嘉義基督教醫院 外科部 泌尿科, 小兒外科
The prostatic utricle cyst associated with cryptorchidism and hypospadias:
A case report and literature review
Ya-Che Lee1, Chang-Te Lin1, Chih-Yang Chang2
1. Divisions of Urology, Department of Surgery, Chiayi Christian Hospital
2. Divisions of Pediatric Surgery, Department of Surgery, Chiayi Christian Hospital
Cystic of prostatic utricle, a vestigial remnant of mullerian duct, is a rare condition in males. It is present in up to 4% and 1% in newborns and adults respectively. It is often asymptomatic and found accidentally with abdominal ultrasound, computerized tomography (CT), or magnetic resonance imaging (MRI). We present a case of prostatic utricle cyst associated with cryptorchidism and hypospadias.
A 2-year-old boy presented with left scrotal swelling, dysuria, and fever. He had a history of bilateral cryptorchidism and surgery for perineal hypospadias 2 months ago. The meatus was at ventral surface of glans and of adequate caliber. His laboratory investigations were within normal limits. After the physical examination, abdominal computed tomography was performed. Abdominal CT demonstrated a retrovesical cystic lesion of low density, in which a 1x 2.8cm was shown. The prostate and bilateral seminal vesicle glands were obscure (Fig. 1). Cystourethroscopy revealed a passable stricture in distal bulbar urethra and an opening at the verumontanum ending into a blind cavity. We inserted a 4Fr open-end ureteral catheter and 3ml contrast dye was injected through the catheter. Retrograde urethrography showed a blind ending oval shape structure with contrast filling posterior to the bladder, arising at the level of prostatic urethra (Fig. 2,3). A 10Fr Foley was inserted and add antibiotics with Tazocin 1125mg Q8H IVD for left epididymitis for 2 days. Patient was discharged, kept on regular follow-up and planned for surgical excision of utricle in future only if it becomes symptomatic.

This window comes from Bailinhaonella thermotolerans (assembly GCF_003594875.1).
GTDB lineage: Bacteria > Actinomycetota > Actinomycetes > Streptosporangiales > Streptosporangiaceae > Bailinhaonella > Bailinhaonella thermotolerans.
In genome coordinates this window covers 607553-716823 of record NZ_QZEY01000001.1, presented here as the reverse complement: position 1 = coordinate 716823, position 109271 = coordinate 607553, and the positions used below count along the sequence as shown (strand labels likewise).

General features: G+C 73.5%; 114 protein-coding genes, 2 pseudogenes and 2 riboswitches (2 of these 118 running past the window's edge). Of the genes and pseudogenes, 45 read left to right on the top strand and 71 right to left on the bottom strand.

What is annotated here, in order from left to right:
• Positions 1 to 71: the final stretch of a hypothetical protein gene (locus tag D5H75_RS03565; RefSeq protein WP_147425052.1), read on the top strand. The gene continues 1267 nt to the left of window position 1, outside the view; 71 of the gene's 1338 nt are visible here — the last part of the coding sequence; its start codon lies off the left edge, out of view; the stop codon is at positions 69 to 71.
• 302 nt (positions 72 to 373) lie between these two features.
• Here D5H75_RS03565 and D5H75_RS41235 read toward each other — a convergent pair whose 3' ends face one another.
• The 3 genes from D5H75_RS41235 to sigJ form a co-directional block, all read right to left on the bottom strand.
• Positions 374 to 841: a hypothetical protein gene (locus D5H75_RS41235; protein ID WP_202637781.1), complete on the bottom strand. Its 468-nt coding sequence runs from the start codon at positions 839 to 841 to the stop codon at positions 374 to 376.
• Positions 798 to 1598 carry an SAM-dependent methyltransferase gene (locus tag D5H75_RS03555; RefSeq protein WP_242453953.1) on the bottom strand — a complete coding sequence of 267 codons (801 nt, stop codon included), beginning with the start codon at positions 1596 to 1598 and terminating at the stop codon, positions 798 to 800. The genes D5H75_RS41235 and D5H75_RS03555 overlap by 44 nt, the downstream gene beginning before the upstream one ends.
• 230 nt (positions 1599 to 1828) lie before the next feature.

Prostatic utricle cysts are embryologic remnants of the Mullerian duct system that communicate with the urethra. They affect predominantly males younger than 20 years. The incidence of prostatic utricle cyst is 11% to 14% in association with hypospadias or intersex anomalies and up to 50% in the presence of perineal hypospadias. A prostatic utricle cyst can have varied presentation ranging from asymptomatic to recurrent UTI, epididymitis, hematuria, pyuria, urinary incontinence, oligospermia, retention or constipation. Though CT can easily identify these cysts. Endoscopic cannulation of the utricular opening with contrast material infusion into the cyst is another method to accurately demonstrate the communication of the urethra with the mass, and can determine the anatomical relationship with surrounding structures with the mass, and can determine the anatomical relationship with surrounding structures. Treatment is recommended only for symptomatic lesions. Procedure options are transperineal or transrectal aspiration, endoscopic section of the utricle meatus and transurethral marsupialization, and open surgery.
Correct diagnosis of a median intraprostatic cyst relies essentially on the anatomic topography, the size of the lesion, and the demographic data. When benign lesion is strongly suggested, a conservative management and firm reassurance are sufficient.